Paralyzed vet’s memory lives on through van
Published 12:00 am Tuesday, March 30, 2004
Frances Ford holds a photograph of her grandson, the late Cpl. Steve Kelly.(Melanie Duncan Thortis The Vicksburg Post)
[3/30/04]When her grandson died 12 years after a military training accident left him paralyzed, Vicksburg resident Frances Ford obtained his van that had been customized for disabled passengers.
After some thought, she knew just what to do with it.
After trying to contact other veterans’ hospitals in the state, Ford gave the vehicle to the Collins State Veterans Home.
“More people will get to use it, and he would be overjoyed at that,” the 85-year-old said of her grandson, Natchez native Cpl. Steve Kelly. “Because he loved the service, and he loved the people in it.”
Kelly was a member of the 20th Special Forces Group of the Mississippi National Guard for three years before a 1993 accident left him paralyzed at age 32.
Kelly was training with the group at Grenada Lake in preparation for Operation Desert Storm. They were jumping without parachutes into the reservoir from helicopters.
“He never blamed the Special Forces; he loved it dearly,” Ford said. “I did some, but the Bible teaches us to forgive as we would want to be forgiven.”
“Steve said it was an accident and never blamed them.”
Kelly could communicate by having those near him read his lips. He could operate an electric wheelchair with his mouth. And he could be driven to places in the van.
He bought a home in Jackson, and after her husband died in 1999, Ford moved in to care for her grandson.
They spent hours talking about Kelly’s favorite things, fast cars and motorcycles, she said.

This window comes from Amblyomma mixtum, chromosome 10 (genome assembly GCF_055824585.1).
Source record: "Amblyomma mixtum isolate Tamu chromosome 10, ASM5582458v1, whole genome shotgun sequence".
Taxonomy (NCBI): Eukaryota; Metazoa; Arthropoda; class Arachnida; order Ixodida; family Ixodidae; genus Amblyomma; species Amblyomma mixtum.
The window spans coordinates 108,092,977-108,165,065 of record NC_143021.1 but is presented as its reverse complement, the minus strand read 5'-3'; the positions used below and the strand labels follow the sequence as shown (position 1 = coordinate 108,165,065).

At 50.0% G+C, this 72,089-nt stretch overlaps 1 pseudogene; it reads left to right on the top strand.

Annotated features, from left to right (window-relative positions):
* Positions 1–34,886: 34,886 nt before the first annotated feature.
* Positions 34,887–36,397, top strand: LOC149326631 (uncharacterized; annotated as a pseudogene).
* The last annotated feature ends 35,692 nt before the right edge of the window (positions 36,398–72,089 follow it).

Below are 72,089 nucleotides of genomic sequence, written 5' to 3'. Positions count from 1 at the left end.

Kelly died at the G.V. “Sonny” Montgomery Veterans Administration Medical Center in Jackson in 2002, and was buried on Memorial Day. He was 43.
It was after that that Ford obtained his van.
“I thought I would use it,” she said. “But I got to thinking, what do I need with a van? I already have a car and a truck. What in the world am I going to do with that?”
So, almost two years later, the veterans’ home in Collins got a surprise. Ford handed over the title and the keys to the 1993 Ford in January.
“It was a wonderful donation, and we’ll be able to use the van almost daily,” said Dawn Bullock, administrator of the Collins State Veterans Home.
The home, about an hour south of Jackson, has about 140 residents.
Bullock said the van will be used to take patients to and from medical appointments and for activities outside of the home.
The name of the home was painted on the van’s exterior and, as the patients travel around Mississippi, travelers will see something else on the side of the van.
“In Memory of Steve Kelly” is written on the side of the vehicle, a gesture that makes his grandmother smile.
“He was a wonderful person, and I’m not saying that because I’m his grandmother,” Ford said.